Tuesday, February 6, 2018

Adventures in Veggieland by Melanie Potock

book cover
Adventures in Veggieland
by Melanie Potock

ISBN-13: 9781615194063
Paperback: 288 pages
Publisher: The Experiment
Released: Feb. 6, 2018

Source: ebook review copy from the publisher through NetGalley.

Book Description, Modified from NetGalley:
A new, foolproof method developed by feeding therapist Melanie Potock, coauthor of Raising a Healthy, Happy Eater, teaches kids ages 3–8 to love vegetables. The book features 20 vegetables divided into four seasons. In addition to the easy-to-follow activities and recipes, Potock offers bite-size advice on kitchen science and parenting in the kitchen.

Her program is a simple—and fun—three-step process: the “Three E’s”" Expose your child to new vegetables with sensory, hands-on, and educational activities (Make Beet Tattoos). Explore the characteristics of each veggie (texture, taste, temperature, and more) with delectable but oh-so-easy recipes (Crispy Asparagus Bundles). Expand your family’s repertoire with more inventive vegetable dishes—including a “sweet treat” with every chapter (Give Peas a Chance Cake).

My Review:
Adventures in Veggieland is about proven ways to help children (ages 3–8) to learn to enjoy eating veggies. The author covered beets, butternut squash, parsnips, sweet potatoes, turnips, asparagus, broccoli, carrots, peas, spinach, bell peppers, corn, cucumbers, green beans, tomatoes, brussels sprouts, cabbage, cauliflower, kale, and pumpkin. With each recipe or game, she provided cooking tips, tips for parents on how to make the experience successful, and how this activity benefits your child.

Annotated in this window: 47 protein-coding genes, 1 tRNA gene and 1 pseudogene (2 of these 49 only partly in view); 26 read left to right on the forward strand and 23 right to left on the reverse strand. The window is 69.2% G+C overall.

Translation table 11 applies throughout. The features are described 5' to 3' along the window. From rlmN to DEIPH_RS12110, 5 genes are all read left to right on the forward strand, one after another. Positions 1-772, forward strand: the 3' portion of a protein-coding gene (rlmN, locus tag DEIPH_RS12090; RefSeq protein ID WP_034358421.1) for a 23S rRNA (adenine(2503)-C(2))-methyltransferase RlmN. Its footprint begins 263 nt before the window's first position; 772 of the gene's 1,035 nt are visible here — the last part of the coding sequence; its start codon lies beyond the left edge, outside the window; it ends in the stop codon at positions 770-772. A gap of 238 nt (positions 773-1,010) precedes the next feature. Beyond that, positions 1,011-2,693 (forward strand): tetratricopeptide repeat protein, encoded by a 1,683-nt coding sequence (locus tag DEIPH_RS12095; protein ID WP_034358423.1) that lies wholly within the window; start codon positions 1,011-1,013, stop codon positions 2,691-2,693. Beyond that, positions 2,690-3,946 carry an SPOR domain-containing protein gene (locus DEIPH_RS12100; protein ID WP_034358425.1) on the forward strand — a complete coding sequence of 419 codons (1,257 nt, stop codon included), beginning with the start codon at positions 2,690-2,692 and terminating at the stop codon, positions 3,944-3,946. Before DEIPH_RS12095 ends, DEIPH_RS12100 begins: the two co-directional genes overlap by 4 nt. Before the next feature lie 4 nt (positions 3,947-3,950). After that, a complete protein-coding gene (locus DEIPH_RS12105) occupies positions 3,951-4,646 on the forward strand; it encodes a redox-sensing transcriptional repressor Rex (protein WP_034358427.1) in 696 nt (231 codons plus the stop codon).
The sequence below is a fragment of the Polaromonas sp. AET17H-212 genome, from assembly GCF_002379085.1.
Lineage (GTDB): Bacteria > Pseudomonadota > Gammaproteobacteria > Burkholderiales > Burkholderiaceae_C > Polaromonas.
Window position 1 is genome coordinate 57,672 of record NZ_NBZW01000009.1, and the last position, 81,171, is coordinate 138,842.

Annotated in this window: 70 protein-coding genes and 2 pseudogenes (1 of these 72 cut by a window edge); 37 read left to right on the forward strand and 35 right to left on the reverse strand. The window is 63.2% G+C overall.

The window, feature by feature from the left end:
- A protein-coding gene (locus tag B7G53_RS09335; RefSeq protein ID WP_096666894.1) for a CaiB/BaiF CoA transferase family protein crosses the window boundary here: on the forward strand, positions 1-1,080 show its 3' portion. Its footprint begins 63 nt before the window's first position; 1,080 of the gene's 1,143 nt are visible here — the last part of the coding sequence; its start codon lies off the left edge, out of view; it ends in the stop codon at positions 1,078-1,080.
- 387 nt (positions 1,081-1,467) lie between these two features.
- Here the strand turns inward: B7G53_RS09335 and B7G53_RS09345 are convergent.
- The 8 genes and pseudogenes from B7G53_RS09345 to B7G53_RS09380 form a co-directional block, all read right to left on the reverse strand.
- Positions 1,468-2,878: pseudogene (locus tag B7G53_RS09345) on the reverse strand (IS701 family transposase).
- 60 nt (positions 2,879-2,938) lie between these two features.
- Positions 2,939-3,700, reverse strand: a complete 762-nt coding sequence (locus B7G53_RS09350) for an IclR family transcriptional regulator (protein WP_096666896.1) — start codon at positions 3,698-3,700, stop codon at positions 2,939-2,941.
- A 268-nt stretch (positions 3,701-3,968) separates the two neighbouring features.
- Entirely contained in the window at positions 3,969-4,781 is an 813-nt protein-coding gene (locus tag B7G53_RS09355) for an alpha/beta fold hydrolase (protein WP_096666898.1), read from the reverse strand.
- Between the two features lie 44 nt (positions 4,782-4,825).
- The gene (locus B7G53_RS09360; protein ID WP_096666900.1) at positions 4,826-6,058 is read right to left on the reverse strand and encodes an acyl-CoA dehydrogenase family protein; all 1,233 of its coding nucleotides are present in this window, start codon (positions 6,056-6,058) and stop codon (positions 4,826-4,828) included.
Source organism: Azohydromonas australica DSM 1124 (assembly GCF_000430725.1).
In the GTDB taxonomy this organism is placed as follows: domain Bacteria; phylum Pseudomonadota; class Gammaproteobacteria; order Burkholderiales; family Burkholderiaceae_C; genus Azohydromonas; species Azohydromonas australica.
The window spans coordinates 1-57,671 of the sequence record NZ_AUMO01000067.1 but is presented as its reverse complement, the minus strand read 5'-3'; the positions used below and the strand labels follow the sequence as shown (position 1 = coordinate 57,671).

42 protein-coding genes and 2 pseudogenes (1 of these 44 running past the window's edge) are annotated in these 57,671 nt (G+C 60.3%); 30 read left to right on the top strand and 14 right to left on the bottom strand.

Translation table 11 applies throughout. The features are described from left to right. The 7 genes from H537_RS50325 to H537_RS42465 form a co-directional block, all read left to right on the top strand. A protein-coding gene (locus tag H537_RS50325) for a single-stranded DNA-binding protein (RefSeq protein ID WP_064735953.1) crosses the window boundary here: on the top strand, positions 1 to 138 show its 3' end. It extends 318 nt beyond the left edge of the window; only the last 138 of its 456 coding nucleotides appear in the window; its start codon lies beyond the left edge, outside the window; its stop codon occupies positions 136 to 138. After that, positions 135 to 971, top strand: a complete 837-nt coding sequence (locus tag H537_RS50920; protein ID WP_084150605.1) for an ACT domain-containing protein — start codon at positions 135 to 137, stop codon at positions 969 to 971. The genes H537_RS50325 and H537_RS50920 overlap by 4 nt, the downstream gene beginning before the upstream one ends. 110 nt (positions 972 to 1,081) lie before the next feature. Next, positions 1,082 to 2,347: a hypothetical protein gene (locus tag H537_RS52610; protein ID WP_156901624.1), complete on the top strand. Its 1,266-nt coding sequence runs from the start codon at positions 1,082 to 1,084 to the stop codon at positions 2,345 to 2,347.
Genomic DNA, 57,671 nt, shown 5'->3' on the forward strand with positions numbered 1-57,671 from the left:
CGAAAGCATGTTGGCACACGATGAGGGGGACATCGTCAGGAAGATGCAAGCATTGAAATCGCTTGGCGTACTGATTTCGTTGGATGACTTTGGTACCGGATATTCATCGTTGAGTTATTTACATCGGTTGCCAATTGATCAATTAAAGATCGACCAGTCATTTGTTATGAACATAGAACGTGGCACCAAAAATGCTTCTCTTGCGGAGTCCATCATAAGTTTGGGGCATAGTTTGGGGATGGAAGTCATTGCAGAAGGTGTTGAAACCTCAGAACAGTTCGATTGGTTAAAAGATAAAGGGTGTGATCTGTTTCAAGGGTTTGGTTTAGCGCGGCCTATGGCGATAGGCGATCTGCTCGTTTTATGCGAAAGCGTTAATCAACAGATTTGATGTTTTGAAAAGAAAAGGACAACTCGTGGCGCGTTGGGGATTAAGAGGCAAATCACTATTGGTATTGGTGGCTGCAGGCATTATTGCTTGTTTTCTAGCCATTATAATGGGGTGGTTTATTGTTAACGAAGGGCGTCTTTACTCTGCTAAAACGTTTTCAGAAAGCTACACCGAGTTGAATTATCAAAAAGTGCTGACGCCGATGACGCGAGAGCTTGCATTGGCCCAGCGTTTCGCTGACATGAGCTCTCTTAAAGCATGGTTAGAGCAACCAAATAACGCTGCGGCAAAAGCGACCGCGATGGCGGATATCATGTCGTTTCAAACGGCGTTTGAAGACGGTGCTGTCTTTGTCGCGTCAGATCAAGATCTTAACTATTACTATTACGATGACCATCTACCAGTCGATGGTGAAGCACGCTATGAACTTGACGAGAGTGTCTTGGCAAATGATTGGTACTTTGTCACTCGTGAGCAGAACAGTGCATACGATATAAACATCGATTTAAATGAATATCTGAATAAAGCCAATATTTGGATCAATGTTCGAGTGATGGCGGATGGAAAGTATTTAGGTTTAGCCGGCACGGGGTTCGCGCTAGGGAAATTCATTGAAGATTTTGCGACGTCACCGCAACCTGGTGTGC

For each vegetable, the author started with a game involving that food, like making temporary tattoos using beets or playing with little plastic toys in mashed potatoes. The intent is to get the child familiar with the food through seeing, touching, and tasting it. She then provided 3 recipes for main or side dishes that use the vegetable. The intent is for the children to help the adult make the food as they're more likely to eat what they help to make. These recipes are pretty simple to do, and she suggests what parts young children can help with and what parts older children can do. The final recipe in each section is for a desert that has some of the veggie in it.

She isn't necessarily making healthy foods so she often added veggies to or made them into more familiar foods, like fries. She used bacon in several recipes (but suggested that you only use a little and use bacon that doesn't have preservatives). But the recipes may not be suitable for children with dietary restrictions as she used dairy, eggs, wheat flour, and such. However, the overall method for getting picky eaters to enjoy their veggies sounds like it should work well.

If you've read this book, what do you think about it? I'd be honored if you wrote your own opinion of the book in the comments.

Excerpt: Read an excerpt using Google Preview.

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